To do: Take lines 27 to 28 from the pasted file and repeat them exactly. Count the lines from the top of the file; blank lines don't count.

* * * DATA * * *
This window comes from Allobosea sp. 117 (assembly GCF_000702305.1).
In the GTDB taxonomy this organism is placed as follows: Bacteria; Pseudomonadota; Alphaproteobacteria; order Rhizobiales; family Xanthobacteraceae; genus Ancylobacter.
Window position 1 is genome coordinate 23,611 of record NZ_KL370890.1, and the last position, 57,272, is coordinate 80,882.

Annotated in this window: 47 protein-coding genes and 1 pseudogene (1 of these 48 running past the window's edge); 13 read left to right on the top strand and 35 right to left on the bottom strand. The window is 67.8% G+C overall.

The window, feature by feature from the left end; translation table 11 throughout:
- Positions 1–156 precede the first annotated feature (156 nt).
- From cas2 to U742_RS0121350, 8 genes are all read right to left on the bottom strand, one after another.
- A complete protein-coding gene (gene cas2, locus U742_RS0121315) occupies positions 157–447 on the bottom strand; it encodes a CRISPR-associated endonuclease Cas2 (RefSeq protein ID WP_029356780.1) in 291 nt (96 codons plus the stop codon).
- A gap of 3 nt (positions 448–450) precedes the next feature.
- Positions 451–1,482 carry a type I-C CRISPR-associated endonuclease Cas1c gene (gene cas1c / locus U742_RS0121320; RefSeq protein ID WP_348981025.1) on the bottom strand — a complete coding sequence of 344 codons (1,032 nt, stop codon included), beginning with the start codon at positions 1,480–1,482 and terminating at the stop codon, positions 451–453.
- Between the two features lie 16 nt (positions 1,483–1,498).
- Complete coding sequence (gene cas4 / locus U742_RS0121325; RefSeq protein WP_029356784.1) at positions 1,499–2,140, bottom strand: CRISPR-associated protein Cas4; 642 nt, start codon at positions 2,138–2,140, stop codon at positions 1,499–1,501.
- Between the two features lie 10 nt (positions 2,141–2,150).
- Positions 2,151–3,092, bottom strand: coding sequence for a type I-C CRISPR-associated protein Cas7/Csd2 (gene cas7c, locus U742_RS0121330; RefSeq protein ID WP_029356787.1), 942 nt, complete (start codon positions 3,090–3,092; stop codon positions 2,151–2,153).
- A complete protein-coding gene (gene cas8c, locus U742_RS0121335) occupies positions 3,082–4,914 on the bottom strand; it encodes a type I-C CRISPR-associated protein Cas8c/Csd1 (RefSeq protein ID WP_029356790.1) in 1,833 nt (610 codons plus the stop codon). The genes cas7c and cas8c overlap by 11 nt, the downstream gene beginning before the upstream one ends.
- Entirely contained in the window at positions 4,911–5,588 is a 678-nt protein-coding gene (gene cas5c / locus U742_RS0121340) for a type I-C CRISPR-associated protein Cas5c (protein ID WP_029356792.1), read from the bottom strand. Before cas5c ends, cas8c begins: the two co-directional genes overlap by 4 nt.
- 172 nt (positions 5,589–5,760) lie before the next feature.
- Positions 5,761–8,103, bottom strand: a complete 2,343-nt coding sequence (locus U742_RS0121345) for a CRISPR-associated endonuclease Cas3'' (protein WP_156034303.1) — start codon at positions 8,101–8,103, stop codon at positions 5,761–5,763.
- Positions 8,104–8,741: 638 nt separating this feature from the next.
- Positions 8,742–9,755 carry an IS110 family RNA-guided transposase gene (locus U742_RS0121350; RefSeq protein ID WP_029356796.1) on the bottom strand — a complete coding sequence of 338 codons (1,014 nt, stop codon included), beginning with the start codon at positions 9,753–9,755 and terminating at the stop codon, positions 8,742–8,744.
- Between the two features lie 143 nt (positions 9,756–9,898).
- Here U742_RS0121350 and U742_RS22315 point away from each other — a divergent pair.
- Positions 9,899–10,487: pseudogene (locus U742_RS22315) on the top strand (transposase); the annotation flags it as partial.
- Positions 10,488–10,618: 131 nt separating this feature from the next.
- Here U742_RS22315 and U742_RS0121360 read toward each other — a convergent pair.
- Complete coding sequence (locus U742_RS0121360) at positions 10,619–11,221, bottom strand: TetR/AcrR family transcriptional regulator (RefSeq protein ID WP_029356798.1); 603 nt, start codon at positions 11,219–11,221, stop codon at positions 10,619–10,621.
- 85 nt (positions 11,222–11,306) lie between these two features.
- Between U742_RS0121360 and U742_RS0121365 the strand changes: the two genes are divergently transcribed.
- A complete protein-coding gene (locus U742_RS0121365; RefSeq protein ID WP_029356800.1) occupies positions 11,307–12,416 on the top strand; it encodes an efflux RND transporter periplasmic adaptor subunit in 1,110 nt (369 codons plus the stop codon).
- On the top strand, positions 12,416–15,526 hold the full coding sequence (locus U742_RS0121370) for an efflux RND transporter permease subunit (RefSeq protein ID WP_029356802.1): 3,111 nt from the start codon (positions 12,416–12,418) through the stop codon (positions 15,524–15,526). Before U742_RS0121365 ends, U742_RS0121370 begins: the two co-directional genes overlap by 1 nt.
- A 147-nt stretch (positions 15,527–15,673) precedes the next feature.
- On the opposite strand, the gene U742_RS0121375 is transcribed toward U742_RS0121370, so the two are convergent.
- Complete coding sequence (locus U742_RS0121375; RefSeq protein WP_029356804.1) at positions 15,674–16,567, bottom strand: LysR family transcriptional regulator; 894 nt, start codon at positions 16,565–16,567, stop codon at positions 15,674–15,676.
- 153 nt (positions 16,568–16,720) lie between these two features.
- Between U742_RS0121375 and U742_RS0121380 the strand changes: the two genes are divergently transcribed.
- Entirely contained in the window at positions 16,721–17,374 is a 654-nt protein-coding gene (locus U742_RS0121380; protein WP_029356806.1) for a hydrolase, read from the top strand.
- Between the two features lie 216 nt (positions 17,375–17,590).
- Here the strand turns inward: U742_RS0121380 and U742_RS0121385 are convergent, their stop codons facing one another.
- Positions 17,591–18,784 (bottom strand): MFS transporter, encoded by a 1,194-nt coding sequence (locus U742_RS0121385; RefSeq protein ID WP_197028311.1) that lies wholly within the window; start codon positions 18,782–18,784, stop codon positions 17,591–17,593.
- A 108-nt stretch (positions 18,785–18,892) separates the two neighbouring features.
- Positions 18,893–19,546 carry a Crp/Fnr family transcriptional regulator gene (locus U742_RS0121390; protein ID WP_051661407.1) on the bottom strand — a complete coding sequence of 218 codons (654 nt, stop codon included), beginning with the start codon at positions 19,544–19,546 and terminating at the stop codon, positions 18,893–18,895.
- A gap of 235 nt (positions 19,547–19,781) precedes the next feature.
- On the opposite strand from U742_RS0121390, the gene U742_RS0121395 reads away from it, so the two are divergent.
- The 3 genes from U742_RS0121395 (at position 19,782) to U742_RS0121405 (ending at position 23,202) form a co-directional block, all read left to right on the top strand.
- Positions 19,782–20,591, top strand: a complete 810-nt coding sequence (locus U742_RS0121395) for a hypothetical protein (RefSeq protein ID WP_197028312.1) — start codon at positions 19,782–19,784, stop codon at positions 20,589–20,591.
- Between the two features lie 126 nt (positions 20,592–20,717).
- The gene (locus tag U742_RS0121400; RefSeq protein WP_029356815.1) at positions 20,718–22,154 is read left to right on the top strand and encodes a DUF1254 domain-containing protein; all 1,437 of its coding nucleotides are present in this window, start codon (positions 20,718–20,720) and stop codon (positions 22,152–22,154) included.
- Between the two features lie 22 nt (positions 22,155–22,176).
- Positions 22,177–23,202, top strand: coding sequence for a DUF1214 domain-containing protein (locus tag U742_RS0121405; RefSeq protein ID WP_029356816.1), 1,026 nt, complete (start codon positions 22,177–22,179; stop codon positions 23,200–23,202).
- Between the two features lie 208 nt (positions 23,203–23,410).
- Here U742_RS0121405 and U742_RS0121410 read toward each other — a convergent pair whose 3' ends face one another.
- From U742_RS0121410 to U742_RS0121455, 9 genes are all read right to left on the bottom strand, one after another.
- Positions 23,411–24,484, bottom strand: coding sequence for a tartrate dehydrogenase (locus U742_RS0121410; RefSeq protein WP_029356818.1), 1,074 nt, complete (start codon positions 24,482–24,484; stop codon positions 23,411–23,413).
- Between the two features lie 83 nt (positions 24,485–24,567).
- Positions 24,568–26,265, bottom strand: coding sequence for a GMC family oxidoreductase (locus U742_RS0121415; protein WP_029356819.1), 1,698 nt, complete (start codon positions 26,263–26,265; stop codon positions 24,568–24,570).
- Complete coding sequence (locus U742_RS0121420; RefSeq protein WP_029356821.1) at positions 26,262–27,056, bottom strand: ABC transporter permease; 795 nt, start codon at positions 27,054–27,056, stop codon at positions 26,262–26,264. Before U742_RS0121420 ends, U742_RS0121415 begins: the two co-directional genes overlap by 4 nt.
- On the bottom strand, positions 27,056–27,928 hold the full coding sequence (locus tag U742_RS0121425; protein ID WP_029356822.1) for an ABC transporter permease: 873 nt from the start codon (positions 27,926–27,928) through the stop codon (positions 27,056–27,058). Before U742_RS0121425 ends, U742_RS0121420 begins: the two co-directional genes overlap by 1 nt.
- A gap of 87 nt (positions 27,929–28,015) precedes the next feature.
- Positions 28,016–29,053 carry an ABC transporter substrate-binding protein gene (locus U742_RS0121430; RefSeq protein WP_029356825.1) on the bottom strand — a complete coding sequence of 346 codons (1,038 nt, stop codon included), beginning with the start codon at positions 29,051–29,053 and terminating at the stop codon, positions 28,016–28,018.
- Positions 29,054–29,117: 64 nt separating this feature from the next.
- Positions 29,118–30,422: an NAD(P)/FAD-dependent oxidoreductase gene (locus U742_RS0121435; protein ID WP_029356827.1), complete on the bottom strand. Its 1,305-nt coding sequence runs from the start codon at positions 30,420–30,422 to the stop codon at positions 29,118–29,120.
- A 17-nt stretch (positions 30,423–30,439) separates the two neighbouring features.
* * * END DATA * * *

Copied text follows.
- 85 nt (positions 11,222–11,306) lie between these two features.
- Between U742_RS0121360 and U742_RS0121365 the strand changes: the two genes are divergently transcribed.